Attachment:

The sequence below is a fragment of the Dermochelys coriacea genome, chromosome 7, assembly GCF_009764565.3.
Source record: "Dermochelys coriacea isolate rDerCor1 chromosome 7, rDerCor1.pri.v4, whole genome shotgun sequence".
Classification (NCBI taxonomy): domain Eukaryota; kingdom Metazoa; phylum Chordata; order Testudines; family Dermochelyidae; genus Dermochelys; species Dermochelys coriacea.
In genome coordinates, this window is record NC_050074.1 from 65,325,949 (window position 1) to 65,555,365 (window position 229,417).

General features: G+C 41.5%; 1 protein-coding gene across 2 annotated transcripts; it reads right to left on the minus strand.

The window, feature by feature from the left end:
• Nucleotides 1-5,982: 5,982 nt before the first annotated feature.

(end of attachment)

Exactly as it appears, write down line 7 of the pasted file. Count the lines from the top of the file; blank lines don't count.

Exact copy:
• Nucleotides 1-5,982: 5,982 nt before the first annotated feature.